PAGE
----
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Starting Your Journey In Game Localization

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Pointers for game localization hopefuls. Full-text version and video of the Crowdcast presentation available here: http://bit.ly/StartingGameLocalization

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Starting Your Journey In Game Localization

  1. 1. Starting Your Journey In Game Localization Anthony Teixeira EN to FR Game Translator http://www.at-it-translator.com
  2. 2. Table of Contents  What studies?  Freelance vs. in-house  Preparation  Gaining experience  Finding work in-house  Finding work as a freelancer  More on networking  Start acting now!
  3. 3. What Studies?  Relevant university studies: - Audiovisual translation - Translation (general) - Languages and culture  If you’ve already graduated... - Lessons/Courses/Books online and offline - Seminars/Workshops - Consider taking a certification exam
  4. 4. Freelancing vs. Working In-House  Freelancing... - More freedom - Requires motivation/self-discipline - Getting established takes time - Possible better long-term income and security  Working in-house... - Stable income, no need to hunt new clients - More focused work - Limited financial prospects
  5. 5. Preparation  Learn about the ins and outs of the job (read articles/ebooks, take courses, etc.)  Build a solid CV/introduction highlighting relevant strengths  Gain experience with a few projects > Many potential employers and clients will ask you to take a test, be ready to deliver
  6. 6. Gaining Experience (Part I)  Offer free translation to indie devs  A few ways to get started: - Browse the Indie Game Localization group on Facebook - Contact indie devs directly - Offer to translate game mods, articles, fan sites, reviews, open source games, etc. - [!] Keep word counts reasonable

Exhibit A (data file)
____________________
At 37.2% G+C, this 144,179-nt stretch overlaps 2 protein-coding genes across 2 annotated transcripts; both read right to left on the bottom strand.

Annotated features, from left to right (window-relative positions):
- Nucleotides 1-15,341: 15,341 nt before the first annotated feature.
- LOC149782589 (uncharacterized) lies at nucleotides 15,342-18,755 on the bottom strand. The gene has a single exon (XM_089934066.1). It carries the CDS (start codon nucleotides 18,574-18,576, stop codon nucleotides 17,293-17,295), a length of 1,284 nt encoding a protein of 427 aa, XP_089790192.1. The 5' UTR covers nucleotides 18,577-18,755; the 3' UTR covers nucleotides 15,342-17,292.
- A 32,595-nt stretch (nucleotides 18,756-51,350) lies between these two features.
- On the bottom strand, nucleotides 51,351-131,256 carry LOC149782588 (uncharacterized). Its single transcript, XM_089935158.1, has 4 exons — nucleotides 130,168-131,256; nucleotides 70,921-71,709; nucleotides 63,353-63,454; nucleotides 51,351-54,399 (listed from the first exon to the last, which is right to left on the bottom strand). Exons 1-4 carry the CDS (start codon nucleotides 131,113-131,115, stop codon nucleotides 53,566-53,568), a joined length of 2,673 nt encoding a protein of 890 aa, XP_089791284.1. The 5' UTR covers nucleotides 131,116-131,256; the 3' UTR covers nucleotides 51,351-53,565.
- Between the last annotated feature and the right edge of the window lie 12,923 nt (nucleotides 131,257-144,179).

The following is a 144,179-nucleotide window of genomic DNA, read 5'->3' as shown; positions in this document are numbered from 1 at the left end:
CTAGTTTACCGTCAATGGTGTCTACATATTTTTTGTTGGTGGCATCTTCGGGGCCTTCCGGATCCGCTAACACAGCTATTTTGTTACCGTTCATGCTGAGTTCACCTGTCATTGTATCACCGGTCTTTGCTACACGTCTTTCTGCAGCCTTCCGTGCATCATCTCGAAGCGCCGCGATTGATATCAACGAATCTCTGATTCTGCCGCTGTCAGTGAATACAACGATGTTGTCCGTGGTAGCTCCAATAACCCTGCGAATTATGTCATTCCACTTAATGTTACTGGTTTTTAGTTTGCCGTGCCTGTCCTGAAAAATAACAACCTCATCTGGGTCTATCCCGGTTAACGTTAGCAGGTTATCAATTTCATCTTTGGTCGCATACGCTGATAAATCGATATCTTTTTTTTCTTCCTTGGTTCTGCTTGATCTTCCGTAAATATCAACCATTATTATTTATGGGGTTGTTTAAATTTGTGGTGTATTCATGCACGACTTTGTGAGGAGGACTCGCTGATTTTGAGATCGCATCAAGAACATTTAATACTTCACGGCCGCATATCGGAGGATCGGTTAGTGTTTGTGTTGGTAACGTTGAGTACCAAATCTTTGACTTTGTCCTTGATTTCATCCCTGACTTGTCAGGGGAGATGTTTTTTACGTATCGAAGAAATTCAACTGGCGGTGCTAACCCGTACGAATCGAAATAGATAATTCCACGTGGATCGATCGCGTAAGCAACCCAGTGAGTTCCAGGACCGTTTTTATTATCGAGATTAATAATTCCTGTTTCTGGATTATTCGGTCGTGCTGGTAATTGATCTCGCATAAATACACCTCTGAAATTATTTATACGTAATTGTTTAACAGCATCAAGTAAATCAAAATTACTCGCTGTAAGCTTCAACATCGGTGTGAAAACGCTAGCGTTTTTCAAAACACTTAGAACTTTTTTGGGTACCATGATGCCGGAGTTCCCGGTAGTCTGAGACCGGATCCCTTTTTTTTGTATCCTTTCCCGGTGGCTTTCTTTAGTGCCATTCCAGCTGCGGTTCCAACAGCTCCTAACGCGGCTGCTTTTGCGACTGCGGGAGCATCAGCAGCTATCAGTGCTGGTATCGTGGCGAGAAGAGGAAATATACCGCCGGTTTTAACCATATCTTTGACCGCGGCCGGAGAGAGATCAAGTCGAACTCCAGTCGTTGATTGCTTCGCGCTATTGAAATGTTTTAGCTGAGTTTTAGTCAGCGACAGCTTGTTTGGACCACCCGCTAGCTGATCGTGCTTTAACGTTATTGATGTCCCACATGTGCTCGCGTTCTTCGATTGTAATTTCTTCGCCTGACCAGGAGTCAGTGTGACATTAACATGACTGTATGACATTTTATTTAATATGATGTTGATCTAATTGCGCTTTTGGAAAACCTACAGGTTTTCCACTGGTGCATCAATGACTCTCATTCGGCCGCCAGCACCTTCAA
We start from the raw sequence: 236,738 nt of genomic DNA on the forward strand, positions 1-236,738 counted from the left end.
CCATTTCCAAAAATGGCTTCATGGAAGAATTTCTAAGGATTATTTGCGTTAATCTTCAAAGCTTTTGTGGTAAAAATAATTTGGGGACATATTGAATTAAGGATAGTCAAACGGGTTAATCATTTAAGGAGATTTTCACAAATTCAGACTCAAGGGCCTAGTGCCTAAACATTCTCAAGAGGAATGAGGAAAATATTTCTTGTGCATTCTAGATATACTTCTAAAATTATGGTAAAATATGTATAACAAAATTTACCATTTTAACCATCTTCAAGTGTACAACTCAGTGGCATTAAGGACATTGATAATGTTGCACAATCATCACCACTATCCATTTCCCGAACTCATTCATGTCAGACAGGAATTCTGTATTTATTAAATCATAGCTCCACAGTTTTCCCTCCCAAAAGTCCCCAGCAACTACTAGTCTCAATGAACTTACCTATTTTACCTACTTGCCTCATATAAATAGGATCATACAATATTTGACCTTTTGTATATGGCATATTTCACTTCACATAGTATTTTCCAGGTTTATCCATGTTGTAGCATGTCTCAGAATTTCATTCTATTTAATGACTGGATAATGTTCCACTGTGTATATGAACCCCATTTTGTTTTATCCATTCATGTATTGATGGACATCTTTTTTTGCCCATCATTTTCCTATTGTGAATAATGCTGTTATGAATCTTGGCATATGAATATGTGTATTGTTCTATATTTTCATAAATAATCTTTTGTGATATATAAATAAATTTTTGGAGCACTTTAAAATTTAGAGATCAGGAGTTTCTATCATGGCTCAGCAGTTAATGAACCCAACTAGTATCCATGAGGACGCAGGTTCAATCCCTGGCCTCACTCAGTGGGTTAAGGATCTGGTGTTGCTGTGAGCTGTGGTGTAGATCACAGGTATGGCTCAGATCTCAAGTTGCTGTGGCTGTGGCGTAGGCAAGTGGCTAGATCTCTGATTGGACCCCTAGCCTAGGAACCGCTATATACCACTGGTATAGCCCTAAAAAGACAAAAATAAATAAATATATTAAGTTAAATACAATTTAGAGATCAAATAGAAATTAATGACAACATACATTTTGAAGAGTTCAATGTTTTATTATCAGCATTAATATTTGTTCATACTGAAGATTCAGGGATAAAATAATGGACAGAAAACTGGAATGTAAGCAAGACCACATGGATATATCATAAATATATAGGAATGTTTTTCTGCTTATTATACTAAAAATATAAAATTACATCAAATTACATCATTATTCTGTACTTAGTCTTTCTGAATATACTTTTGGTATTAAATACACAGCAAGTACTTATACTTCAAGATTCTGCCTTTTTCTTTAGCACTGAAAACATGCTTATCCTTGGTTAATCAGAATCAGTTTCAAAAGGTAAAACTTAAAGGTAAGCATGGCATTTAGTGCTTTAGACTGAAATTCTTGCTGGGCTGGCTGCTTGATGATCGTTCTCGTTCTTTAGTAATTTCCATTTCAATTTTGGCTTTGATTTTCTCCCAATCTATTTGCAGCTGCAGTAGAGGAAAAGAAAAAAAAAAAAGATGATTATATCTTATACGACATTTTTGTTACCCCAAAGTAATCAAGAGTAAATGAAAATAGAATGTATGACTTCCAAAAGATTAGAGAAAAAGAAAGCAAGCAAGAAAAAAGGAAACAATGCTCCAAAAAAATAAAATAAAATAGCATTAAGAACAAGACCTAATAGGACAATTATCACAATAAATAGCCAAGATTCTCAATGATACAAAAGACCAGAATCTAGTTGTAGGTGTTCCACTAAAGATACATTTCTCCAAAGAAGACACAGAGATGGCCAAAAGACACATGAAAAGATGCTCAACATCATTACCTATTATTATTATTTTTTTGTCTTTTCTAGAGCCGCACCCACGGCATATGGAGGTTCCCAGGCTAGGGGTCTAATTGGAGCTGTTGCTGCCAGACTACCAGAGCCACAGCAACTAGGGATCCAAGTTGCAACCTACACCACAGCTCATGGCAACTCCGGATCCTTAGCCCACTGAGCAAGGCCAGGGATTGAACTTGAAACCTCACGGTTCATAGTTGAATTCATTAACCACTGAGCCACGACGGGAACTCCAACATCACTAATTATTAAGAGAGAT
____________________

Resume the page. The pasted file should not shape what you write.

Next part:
7. 7. Gaining Experience (Part II) The LocJAM:  Online game translation contest, a chance to compare your skills to your peers  Free and open: No need to join the contest, you can translate and share your work anytime  Local study groups: Generally before/during LocJAMs. Great opportunity to learn & network
  8. 8. Gaining Experience (Part III)  Start in a different position in the game/localization industry  Many game translators started in testing, marketing, project management, etc.  Consider internships
  9. 9. Finding Work In-House  Specialized sites (games-career, Gamasutra)  General job sites (indeed, monster, LinkedIn)  Local job sites  Translation portals (Proz, TranslatorsCafé)  Dev websites, social media accounts  Networking, online and offline
  10. 10. Finding Work as a Freelancer  Check job postings on translation portals (Proz, TranslatorsCafé)  Contact specialized agencies directly  Freelance offers on job sites  Networking, online and offline
  11. 11. More on Networking...  Prepare business cards and an introduction  Join associations, attend meetings  Go to game/translation conferences, seminars  Also look for informal meetings around you  Use social media to interact with colleagues and game developers
  12. 12. Start Acting Now!  Define your goals and strategy  Look for communities around you  Join the IGDA LocSIG group on Facebook  Let’s connect   Slides and full-text version are available on: http://bit.ly/StartingGameLocalization

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